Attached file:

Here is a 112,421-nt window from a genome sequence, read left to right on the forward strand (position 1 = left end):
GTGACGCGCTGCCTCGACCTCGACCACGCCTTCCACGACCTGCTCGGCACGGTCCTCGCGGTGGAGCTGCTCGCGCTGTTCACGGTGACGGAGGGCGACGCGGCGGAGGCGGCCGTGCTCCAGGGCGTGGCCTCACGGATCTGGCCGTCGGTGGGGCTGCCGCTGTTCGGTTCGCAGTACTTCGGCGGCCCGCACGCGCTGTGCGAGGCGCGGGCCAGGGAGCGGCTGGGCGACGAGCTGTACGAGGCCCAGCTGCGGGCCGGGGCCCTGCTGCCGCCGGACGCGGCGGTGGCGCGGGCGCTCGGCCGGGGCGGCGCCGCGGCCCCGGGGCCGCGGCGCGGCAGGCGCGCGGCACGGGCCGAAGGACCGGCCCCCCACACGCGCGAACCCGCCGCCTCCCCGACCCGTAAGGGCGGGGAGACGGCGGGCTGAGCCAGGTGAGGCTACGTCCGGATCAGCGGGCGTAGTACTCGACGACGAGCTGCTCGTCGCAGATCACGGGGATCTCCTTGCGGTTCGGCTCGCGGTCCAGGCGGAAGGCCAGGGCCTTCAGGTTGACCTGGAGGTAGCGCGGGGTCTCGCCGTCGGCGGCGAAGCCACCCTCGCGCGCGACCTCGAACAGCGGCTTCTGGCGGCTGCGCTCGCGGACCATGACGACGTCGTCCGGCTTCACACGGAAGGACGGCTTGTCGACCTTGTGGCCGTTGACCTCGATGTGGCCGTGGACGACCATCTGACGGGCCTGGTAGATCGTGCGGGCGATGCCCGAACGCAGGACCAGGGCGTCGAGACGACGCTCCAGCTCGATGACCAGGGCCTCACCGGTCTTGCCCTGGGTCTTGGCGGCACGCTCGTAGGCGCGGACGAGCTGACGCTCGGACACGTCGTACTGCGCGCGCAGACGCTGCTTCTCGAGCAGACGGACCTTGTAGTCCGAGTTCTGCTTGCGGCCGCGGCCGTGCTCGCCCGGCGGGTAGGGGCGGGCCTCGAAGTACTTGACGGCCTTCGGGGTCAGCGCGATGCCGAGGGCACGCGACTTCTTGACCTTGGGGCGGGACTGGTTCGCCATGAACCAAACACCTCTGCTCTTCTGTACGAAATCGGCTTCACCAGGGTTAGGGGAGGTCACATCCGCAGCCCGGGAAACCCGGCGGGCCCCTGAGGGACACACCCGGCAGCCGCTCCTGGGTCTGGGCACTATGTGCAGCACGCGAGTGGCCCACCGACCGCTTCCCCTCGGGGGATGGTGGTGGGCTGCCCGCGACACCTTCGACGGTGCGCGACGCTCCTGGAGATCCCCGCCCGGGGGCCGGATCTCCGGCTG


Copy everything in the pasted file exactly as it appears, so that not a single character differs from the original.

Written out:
Here is a 112,421-nt window from a genome sequence, read left to right on the forward strand (position 1 = left end):
GTGACGCGCTGCCTCGACCTCGACCACGCCTTCCACGACCTGCTCGGCACGGTCCTCGCGGTGGAGCTGCTCGCGCTGTTCACGGTGACGGAGGGCGACGCGGCGGAGGCGGCCGTGCTCCAGGGCGTGGCCTCACGGATCTGGCCGTCGGTGGGGCTGCCGCTGTTCGGTTCGCAGTACTTCGGCGGCCCGCACGCGCTGTGCGAGGCGCGGGCCAGGGAGCGGCTGGGCGACGAGCTGTACGAGGCCCAGCTGCGGGCCGGGGCCCTGCTGCCGCCGGACGCGGCGGTGGCGCGGGCGCTCGGCCGGGGCGGCGCCGCGGCCCCGGGGCCGCGGCGCGGCAGGCGCGCGGCACGGGCCGAAGGACCGGCCCCCCACACGCGCGAACCCGCCGCCTCCCCGACCCGTAAGGGCGGGGAGACGGCGGGCTGAGCCAGGTGAGGCTACGTCCGGATCAGCGGGCGTAGTACTCGACGACGAGCTGCTCGTCGCAGATCACGGGGATCTCCTTGCGGTTCGGCTCGCGGTCCAGGCGGAAGGCCAGGGCCTTCAGGTTGACCTGGAGGTAGCGCGGGGTCTCGCCGTCGGCGGCGAAGCCACCCTCGCGCGCGACCTCGAACAGCGGCTTCTGGCGGCTGCGCTCGCGGACCATGACGACGTCGTCCGGCTTCACACGGAAGGACGGCTTGTCGACCTTGTGGCCGTTGACCTCGATGTGGCCGTGGACGACCATCTGACGGGCCTGGTAGATCGTGCGGGCGATGCCCGAACGCAGGACCAGGGCGTCGAGACGACGCTCCAGCTCGATGACCAGGGCCTCACCGGTCTTGCCCTGGGTCTTGGCGGCACGCTCGTAGGCGCGGACGAGCTGACGCTCGGACACGTCGTACTGCGCGCGCAGACGCTGCTTCTCGAGCAGACGGACCTTGTAGTCCGAGTTCTGCTTGCGGCCGCGGCCGTGCTCGCCCGGCGGGTAGGGGCGGGCCTCGAAGTACTTGACGGCCTTCGGGGTCAGCGCGATGCCGAGGGCACGCGACTTCTTGACCTTGGGGCGGGACTGGTTCGCCATGAACCAAACACCTCTGCTCTTCTGTACGAAATCGGCTTCACCAGGGTTAGGGGAGGTCACATCCGCAGCCCGGGAAACCCGGCGGGCCCCTGAGGGACACACCCGGCAGCCGCTCCTGGGTCTGGGCACTATGTGCAGCACGCGAGTGGCCCACCGACCGCTTCCCCTCGGGGGATGGTGGTGGGCTGCCCGCGACACCTTCGACGGTGCGCGACGCTCCTGGAGATCCCCGCCCGGGGGCCGGATCTCCGGCTG